Tanzania bans donkey slaughter to stop risk of extinction

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Donkey Awaiting Slaughter Tanzania The Donkey Sanctuary
Donkey Awaiting Slaughter Tanzania The Donkey Sanctuary
Spining

The Tanzanian Minister for Livestock and Fisheries, Hon. Mashimba Mashauri Ndaki, has declared a ban on donkey slaughter for the skin trade.

In a budget speech to Parliament, the Hon. Minister noted that Tanzania’s current donkey population is estimated at 650,000[1] but recognised the risk of donkeys becoming extinct. He has advised investors in the donkey trade to use current infrastructure to trade in other livestock animals instead.

Ian Cawsey, Director of Policy, Advocacy and Campaigns at The Donkey Sanctuary, said: “It’s not often we have good news to share about the donkey skin trade but this is a major victory.

“The rejection of donkey slaughter by Tanzania adds a powerful voice to the growing number of countries declaring their donkeys are not for sale for slaughter. It means that the 650,000 donkeys in a country, which support millions more people, will no longer be at risk of slaughter for their skins.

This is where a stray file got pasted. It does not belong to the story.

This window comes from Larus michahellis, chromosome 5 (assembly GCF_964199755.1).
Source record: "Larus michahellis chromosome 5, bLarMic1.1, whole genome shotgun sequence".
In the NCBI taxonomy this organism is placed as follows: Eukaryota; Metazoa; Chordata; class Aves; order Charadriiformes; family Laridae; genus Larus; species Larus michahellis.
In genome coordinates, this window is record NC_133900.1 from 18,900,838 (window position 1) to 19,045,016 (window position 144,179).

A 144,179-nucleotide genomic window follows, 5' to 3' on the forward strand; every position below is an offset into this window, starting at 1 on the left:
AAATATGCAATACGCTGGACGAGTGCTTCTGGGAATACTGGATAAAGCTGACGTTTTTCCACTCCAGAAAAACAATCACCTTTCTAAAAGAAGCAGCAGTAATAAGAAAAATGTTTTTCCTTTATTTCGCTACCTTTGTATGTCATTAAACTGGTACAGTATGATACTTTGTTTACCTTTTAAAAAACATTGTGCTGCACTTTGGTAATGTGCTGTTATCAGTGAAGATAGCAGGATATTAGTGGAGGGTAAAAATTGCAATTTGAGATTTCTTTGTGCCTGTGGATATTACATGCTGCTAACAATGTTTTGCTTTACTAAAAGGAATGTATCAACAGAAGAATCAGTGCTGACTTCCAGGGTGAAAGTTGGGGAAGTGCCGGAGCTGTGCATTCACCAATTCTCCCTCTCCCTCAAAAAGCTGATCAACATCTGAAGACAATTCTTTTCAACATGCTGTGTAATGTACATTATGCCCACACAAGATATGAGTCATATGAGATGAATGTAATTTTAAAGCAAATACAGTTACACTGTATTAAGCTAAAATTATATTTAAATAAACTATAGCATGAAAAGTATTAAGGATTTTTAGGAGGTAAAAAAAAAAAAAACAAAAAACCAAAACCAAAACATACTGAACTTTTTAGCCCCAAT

“Since 2016 The Donkey Sanctuary has been working with partner organisations in Tanzania in East Africa[2] to help communities protect their donkeys from theft for the trade and also to expose the truly horrendous animal welfare issues around their slaughter – some of the worst cases we have ever seen.”

Tanzania’s stand against the trade mirrors action by Kenya, Nigeria and a number of West African countries to prohibit the slaughter of donkeys for their skins. Nigeria has gone so far as to declare its donkeys an endangered species owing to their unsustainable slaughter.

A report by The Donkey Sanctuary published in May 2022 highlighted the increasing evidence of criminal involvement in the donkey skin trade, with online traders selling donkey skins alongside wildlife items such as ivory, rhino horn and drugs.

Ian Cawsey added: “I hope that other African countries, including South Africa, Botswana and Egypt, who allow the trade to operate, will reconsider their support for donkey slaughter and make similar moves to protect their national donkey populations for the benefit of their citizens.”

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